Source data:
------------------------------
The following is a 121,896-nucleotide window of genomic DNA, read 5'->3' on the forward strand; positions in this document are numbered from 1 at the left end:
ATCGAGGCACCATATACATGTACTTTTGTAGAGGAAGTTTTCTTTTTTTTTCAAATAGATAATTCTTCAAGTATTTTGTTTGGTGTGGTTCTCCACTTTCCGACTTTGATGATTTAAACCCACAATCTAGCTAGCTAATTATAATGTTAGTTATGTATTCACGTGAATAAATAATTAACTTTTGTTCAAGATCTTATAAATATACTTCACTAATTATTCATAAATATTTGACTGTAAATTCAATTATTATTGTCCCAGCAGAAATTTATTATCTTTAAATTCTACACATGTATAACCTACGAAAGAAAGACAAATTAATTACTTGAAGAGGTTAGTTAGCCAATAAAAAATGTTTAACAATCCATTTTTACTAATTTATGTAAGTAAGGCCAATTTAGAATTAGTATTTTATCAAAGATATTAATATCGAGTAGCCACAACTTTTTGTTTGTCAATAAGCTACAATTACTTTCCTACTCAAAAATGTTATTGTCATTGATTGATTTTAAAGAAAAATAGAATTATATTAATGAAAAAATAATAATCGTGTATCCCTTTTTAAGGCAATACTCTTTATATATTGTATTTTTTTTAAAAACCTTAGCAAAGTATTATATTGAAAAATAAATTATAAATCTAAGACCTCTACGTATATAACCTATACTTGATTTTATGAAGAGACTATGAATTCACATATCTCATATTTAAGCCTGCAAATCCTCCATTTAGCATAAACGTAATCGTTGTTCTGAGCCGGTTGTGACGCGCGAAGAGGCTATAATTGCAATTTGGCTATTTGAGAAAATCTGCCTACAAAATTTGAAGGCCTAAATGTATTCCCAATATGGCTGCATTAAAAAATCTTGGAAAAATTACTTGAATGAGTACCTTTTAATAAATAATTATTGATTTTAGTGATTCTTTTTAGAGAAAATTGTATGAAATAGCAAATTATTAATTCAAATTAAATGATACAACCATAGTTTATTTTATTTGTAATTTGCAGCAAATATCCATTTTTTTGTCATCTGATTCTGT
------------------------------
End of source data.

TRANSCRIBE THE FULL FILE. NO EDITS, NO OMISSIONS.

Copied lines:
The following is a 121,896-nucleotide window of genomic DNA, read 5'->3' on the forward strand; positions in this document are numbered from 1 at the left end:
ATCGAGGCACCATATACATGTACTTTTGTAGAGGAAGTTTTCTTTTTTTTTCAAATAGATAATTCTTCAAGTATTTTGTTTGGTGTGGTTCTCCACTTTCCGACTTTGATGATTTAAACCCACAATCTAGCTAGCTAATTATAATGTTAGTTATGTATTCACGTGAATAAATAATTAACTTTTGTTCAAGATCTTATAAATATACTTCACTAATTATTCATAAATATTTGACTGTAAATTCAATTATTATTGTCCCAGCAGAAATTTATTATCTTTAAATTCTACACATGTATAACCTACGAAAGAAAGACAAATTAATTACTTGAAGAGGTTAGTTAGCCAATAAAAAATGTTTAACAATCCATTTTTACTAATTTATGTAAGTAAGGCCAATTTAGAATTAGTATTTTATCAAAGATATTAATATCGAGTAGCCACAACTTTTTGTTTGTCAATAAGCTACAATTACTTTCCTACTCAAAAATGTTATTGTCATTGATTGATTTTAAAGAAAAATAGAATTATATTAATGAAAAAATAATAATCGTGTATCCCTTTTTAAGGCAATACTCTTTATATATTGTATTTTTTTTAAAAACCTTAGCAAAGTATTATATTGAAAAATAAATTATAAATCTAAGACCTCTACGTATATAACCTATACTTGATTTTATGAAGAGACTATGAATTCACATATCTCATATTTAAGCCTGCAAATCCTCCATTTAGCATAAACGTAATCGTTGTTCTGAGCCGGTTGTGACGCGCGAAGAGGCTATAATTGCAATTTGGCTATTTGAGAAAATCTGCCTACAAAATTTGAAGGCCTAAATGTATTCCCAATATGGCTGCATTAAAAAATCTTGGAAAAATTACTTGAATGAGTACCTTTTAATAAATAATTATTGATTTTAGTGATTCTTTTTAGAGAAAATTGTATGAAATAGCAAATTATTAATTCAAATTAAATGATACAACCATAGTTTATTTTATTTGTAATTTGCAGCAAATATCCATTTTTTTGTCATCTGATTCTGT